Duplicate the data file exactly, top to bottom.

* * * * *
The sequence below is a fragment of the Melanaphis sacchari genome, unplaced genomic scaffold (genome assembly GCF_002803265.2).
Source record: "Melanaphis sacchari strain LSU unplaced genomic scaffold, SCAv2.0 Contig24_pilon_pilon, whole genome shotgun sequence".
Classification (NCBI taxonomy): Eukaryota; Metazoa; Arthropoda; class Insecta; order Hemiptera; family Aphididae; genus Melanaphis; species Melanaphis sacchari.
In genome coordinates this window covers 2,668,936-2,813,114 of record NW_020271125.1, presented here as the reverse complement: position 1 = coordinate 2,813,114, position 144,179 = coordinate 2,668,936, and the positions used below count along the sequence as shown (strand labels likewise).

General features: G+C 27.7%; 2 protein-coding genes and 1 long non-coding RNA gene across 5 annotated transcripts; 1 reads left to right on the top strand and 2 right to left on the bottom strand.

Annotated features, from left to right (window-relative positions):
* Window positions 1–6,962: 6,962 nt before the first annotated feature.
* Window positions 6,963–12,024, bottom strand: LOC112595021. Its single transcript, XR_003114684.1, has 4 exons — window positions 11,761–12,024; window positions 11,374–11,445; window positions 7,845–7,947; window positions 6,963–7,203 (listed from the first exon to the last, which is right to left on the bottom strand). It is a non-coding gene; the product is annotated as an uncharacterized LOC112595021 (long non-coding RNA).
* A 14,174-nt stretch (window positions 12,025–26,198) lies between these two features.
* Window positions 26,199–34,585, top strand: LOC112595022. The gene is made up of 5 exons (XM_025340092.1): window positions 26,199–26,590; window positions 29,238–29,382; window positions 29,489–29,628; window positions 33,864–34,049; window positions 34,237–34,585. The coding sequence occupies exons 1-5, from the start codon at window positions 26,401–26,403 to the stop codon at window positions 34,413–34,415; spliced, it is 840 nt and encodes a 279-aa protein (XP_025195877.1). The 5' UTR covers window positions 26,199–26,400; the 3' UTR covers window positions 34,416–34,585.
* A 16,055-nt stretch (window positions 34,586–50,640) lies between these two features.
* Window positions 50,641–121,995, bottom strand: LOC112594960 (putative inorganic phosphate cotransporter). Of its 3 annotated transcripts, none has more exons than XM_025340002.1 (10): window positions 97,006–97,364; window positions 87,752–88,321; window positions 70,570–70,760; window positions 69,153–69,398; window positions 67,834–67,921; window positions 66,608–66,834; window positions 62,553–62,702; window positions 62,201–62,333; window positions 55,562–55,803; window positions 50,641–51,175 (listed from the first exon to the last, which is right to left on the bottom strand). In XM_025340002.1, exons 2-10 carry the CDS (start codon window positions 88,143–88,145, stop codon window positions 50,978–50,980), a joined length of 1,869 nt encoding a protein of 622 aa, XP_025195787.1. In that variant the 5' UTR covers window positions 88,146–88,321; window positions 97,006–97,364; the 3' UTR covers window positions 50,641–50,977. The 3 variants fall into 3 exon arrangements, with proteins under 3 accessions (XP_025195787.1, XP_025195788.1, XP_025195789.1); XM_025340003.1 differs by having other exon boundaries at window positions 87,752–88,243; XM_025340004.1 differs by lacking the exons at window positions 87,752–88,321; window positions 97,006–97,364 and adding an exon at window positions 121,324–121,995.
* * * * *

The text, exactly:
The sequence below is a fragment of the Melanaphis sacchari genome, unplaced genomic scaffold (genome assembly GCF_002803265.2).
Source record: "Melanaphis sacchari strain LSU unplaced genomic scaffold, SCAv2.0 Contig24_pilon_pilon, whole genome shotgun sequence".
Classification (NCBI taxonomy): Eukaryota; Metazoa; Arthropoda; class Insecta; order Hemiptera; family Aphididae; genus Melanaphis; species Melanaphis sacchari.
In genome coordinates this window covers 2,668,936-2,813,114 of record NW_020271125.1, presented here as the reverse complement: position 1 = coordinate 2,813,114, position 144,179 = coordinate 2,668,936, and the positions used below count along the sequence as shown (strand labels likewise).

General features: G+C 27.7%; 2 protein-coding genes and 1 long non-coding RNA gene across 5 annotated transcripts; 1 reads left to right on the top strand and 2 right to left on the bottom strand.

Annotated features, from left to right (window-relative positions):
* Window positions 1–6,962: 6,962 nt before the first annotated feature.
* Window positions 6,963–12,024, bottom strand: LOC112595021. Its single transcript, XR_003114684.1, has 4 exons — window positions 11,761–12,024; window positions 11,374–11,445; window positions 7,845–7,947; window positions 6,963–7,203 (listed from the first exon to the last, which is right to left on the bottom strand). It is a non-coding gene; the product is annotated as an uncharacterized LOC112595021 (long non-coding RNA).
* A 14,174-nt stretch (window positions 12,025–26,198) lies between these two features.
* Window positions 26,199–34,585, top strand: LOC112595022. The gene is made up of 5 exons (XM_025340092.1): window positions 26,199–26,590; window positions 29,238–29,382; window positions 29,489–29,628; window positions 33,864–34,049; window positions 34,237–34,585. The coding sequence occupies exons 1-5, from the start codon at window positions 26,401–26,403 to the stop codon at window positions 34,413–34,415; spliced, it is 840 nt and encodes a 279-aa protein (XP_025195877.1). The 5' UTR covers window positions 26,199–26,400; the 3' UTR covers window positions 34,416–34,585.
* A 16,055-nt stretch (window positions 34,586–50,640) lies between these two features.
* Window positions 50,641–121,995, bottom strand: LOC112594960 (putative inorganic phosphate cotransporter). Of its 3 annotated transcripts, none has more exons than XM_025340002.1 (10): window positions 97,006–97,364; window positions 87,752–88,321; window positions 70,570–70,760; window positions 69,153–69,398; window positions 67,834–67,921; window positions 66,608–66,834; window positions 62,553–62,702; window positions 62,201–62,333; window positions 55,562–55,803; window positions 50,641–51,175 (listed from the first exon to the last, which is right to left on the bottom strand). In XM_025340002.1, exons 2-10 carry the CDS (start codon window positions 88,143–88,145, stop codon window positions 50,978–50,980), a joined length of 1,869 nt encoding a protein of 622 aa, XP_025195787.1. In that variant the 5' UTR covers window positions 88,146–88,321; window positions 97,006–97,364; the 3' UTR covers window positions 50,641–50,977. The 3 variants fall into 3 exon arrangements, with proteins under 3 accessions (XP_025195787.1, XP_025195788.1, XP_025195789.1); XM_025340003.1 differs by having other exon boundaries at window positions 87,752–88,243; XM_025340004.1 differs by lacking the exons at window positions 87,752–88,321; window positions 97,006–97,364 and adding an exon at window positions 121,324–121,995.